The grounds of appeal of the DPP against the not guilty verdict handed down by two magistrates in the Intermediate Court on 29 May after hearing the first-ever torture case under the 2003 anti-torture law, are worth reading in toto. It is very rare that there is an appeal almost totally on points of fact, like this one is. (Also, see our article on the judgment in the News section). The prosecution accused four men of the notorious Major Crimes Investigation Team of torture and a plot to cover-up the torture of Mr. Rajesh Ramlogun, a civil servant, who died in custody 48 hours after being taken in by the police as a witness or suspect, according to conflicting press statements by the late Chief Inspector Raddhoa, head of the MCIT. The four officers being tried plus three other MCIT officers had previously had murder charges against them dropped by the DPP.
Here is the document of Appeal against the non-guilty verdict in the torture case, in its totality as it is filed at the Supreme Court.
In the Supreme Court of Mauritius
In the matter of the Director of Public Prosecutions (Appellant) versus
1 Vissiraj Jagdawoo
2 Rashid Madarbux
3 Luc Lindsay Kisley Potie
4 Jean Noel Michel Yvans Levasseur (Respondents)
NOTICE OF APPEAL
TAKE NOTICE that the Appellant, feeling himself aggrieved by and dissatisfied with a judgment delivered by Her Honours, the Magistrates of the Intermediate Court of Mauritius on 29th May, 2009 (CN:931/06) whereby they have dismissed the case against the four accused, now Respondents, hereby lodges an appeal against the said judgment, in order to have the said judgment quashed, reversed, set aside, amended or otherwise dealt with as the Supreme Court shall deem fit and proper on the following grounds, viz:-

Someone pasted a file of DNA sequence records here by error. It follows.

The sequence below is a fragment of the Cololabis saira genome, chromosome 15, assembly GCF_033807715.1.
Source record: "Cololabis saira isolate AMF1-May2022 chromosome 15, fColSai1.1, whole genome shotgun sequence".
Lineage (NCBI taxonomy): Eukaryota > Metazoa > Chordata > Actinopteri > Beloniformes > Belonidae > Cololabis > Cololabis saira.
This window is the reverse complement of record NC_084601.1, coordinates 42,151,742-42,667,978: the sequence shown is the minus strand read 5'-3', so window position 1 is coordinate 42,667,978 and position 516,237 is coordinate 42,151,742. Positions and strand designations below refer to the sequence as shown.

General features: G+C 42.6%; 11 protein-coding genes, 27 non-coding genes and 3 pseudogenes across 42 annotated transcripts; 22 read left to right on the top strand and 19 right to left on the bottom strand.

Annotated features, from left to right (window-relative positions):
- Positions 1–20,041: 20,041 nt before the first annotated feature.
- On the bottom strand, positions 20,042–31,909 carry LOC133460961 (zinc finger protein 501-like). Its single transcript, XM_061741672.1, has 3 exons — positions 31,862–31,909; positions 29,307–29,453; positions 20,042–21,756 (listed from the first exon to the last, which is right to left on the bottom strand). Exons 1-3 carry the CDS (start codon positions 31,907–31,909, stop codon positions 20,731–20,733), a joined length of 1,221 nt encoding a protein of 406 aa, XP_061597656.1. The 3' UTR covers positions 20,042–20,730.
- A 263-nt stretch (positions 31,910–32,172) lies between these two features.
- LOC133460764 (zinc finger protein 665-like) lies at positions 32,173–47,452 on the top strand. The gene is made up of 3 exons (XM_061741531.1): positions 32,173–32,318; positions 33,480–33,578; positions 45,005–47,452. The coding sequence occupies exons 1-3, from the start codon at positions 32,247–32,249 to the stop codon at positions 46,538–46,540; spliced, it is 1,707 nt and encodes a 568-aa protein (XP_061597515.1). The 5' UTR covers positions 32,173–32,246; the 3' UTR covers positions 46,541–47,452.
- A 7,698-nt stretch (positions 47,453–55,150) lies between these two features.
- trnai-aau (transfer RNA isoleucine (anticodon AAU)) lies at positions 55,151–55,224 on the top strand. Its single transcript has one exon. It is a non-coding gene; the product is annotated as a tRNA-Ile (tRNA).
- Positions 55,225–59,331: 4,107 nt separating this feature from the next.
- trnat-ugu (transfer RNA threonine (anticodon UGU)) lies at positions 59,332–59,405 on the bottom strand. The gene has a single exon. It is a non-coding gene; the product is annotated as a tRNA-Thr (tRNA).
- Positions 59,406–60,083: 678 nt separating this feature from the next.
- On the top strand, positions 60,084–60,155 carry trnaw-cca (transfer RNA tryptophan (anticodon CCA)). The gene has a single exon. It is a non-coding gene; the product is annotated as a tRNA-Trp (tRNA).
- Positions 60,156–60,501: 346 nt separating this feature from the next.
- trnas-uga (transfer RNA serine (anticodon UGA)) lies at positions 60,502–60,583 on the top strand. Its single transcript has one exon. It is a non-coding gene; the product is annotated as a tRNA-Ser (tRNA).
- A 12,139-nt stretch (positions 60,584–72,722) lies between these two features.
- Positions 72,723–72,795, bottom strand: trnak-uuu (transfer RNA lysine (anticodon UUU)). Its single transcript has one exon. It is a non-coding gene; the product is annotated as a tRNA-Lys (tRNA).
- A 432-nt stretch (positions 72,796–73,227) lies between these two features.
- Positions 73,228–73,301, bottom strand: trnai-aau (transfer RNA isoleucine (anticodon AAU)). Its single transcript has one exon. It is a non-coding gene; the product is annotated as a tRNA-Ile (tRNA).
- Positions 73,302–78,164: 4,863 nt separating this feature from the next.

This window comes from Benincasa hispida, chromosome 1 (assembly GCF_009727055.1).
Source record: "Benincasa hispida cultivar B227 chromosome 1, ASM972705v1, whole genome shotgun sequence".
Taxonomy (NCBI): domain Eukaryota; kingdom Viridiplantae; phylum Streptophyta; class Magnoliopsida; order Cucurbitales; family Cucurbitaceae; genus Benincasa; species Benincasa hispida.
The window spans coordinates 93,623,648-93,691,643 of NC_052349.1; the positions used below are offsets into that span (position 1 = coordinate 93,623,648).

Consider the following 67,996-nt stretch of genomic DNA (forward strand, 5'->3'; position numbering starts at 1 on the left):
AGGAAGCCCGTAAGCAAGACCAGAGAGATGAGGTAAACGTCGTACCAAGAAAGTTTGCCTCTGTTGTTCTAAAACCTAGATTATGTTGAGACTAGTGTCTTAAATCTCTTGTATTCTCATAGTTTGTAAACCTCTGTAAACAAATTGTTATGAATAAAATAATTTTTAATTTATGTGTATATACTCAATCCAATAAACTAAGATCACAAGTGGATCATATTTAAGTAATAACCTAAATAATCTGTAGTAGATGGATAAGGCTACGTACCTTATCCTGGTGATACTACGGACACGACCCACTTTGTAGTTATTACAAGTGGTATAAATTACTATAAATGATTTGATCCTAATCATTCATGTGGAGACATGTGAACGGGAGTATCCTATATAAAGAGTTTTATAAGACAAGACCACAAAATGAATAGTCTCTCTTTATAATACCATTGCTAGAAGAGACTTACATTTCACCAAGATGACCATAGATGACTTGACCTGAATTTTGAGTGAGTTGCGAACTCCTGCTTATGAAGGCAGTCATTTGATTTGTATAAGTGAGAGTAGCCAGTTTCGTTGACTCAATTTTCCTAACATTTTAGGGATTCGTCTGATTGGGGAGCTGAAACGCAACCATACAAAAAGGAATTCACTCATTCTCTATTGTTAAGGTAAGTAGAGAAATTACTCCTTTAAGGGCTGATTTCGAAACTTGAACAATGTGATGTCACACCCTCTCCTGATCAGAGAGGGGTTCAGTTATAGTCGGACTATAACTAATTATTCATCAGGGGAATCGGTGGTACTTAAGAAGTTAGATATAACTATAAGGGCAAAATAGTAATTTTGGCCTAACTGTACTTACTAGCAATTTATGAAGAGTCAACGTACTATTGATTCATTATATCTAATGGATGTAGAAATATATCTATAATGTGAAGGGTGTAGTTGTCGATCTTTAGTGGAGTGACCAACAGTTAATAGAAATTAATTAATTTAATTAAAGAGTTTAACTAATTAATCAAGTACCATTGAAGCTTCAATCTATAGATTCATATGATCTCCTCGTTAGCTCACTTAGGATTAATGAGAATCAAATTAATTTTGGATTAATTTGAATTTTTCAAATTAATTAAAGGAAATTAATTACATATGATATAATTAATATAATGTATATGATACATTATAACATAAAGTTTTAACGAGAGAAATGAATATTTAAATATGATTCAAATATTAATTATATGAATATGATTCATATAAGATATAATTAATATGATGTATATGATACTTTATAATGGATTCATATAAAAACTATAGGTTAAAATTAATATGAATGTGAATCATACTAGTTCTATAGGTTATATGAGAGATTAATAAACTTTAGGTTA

1 The Learned Magistrates misapprehended the evidence and drew unreasonable conclusions when they stated that because Ramlogun did not make any complaint to any person in authority, he could not therefore have been assaulted by the four accused on the 12th January 2006;
2 The Learned Magistrates failed to appreciate the unrebutted evidence of witness Seedeer and were plainly wrong not to act on such evidence;
3 The Learned Magistrates decision to dismiss count I of the information on the ground that on "13th January 2006 Ramlogun was well, could walk properly and appeared before the District Court of Flacq without the evidence showing that the made any complaint" was simply unreasonable in the circumstances;
4 The Learned Magistrates failed to appreciate the unrebutted evidence of Dr. Gujjalu to the effect that "a person who is given such a blow won't be affected on the spot".
5. The Learned Magistrates misapprehended the testimony of Dr. Gujjalu and drew unreasonable conclusions when they stated that "... Ramlogun could have received a blow even before his arrest as he started showing signs of drowsiness in the afternoon of 13.01.06"
6. The Learned Magistrates misdirected themselves and failed, when analyzing the evidence adduced by the prosecution, to make the distinction between direct and circumstantial evidence;